Poor diet and nutrition may be behind an average height gap of 20cm between the tallest and shortest children in different countries. Researchers from Imperial College London conducted a global analysis of the Body Mass Index (BMI) of schoolchildren and adolescents around the world. This involved measuring the height and weight of millions of children and teenagers. They discovered that the world's tallest 19-year-olds, at 183.8cm, lived in the Netherlands, while the shortest, at 160.1cm, lived in East Timor. The researchers said teenagers in northwest and central Europe were the tallest in the world. On average the shortest children lived in South and South-East Asia, Latin America and East Africa.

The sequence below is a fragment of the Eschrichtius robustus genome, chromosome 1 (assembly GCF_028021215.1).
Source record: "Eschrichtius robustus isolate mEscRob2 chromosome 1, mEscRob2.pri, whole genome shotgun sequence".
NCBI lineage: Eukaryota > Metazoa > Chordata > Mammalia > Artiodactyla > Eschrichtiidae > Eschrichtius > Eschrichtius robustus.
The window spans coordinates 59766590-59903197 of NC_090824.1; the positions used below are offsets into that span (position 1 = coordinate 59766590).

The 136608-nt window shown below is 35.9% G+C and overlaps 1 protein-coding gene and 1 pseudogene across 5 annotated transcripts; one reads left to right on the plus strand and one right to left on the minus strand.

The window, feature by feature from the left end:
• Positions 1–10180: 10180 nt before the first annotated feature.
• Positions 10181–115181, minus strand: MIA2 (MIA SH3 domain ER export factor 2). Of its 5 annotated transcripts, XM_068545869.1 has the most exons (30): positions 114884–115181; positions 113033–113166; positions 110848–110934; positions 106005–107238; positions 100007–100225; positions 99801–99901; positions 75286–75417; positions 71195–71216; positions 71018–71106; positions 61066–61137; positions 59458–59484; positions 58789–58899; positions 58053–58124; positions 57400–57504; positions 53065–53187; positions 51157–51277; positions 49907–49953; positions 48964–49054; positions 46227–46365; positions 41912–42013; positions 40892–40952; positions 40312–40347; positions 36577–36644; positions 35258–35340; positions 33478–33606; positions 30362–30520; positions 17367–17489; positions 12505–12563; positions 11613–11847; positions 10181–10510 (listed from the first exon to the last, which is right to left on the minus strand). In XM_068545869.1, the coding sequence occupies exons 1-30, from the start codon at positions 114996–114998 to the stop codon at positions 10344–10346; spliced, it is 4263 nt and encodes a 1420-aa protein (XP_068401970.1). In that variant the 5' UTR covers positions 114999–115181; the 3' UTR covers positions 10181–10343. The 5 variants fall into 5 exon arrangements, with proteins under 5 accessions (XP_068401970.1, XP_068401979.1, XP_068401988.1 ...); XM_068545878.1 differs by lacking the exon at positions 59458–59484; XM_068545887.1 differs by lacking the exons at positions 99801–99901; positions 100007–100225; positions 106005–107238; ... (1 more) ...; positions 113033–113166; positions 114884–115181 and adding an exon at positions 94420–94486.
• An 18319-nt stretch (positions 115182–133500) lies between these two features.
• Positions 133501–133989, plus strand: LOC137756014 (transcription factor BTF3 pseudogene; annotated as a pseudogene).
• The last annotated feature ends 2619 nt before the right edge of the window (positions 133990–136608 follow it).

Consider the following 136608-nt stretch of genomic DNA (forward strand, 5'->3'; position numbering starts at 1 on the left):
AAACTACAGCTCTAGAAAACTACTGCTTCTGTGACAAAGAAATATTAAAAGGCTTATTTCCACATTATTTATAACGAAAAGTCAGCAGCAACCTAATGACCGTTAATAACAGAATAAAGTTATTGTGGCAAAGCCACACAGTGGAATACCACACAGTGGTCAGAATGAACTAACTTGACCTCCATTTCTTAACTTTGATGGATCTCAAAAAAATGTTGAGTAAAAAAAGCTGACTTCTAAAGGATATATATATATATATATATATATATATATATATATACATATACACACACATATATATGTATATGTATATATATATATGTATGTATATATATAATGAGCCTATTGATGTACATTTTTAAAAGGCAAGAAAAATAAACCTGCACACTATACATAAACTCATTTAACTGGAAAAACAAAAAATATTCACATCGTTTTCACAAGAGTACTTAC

The study was extremely comprehensive. It involved analysing data from 65 million children aged five to 19 years old in 193 countries. The researchers reported that children's height and weight varied enormously in different regions. The team warned that a lack of quality food and nutrition was a major factor behind stunted growth and a rise in childhood obesity. It said improved diets increased the average height of children in China. Nineteen-year-old boys there were 8cm taller in 2019 than in 1985. Researchers attribute this to improved nutrition. The lead author of the report urged countries to adopt policies that encouraged healthier eating, but to be aware of the perils of excessive weight gain.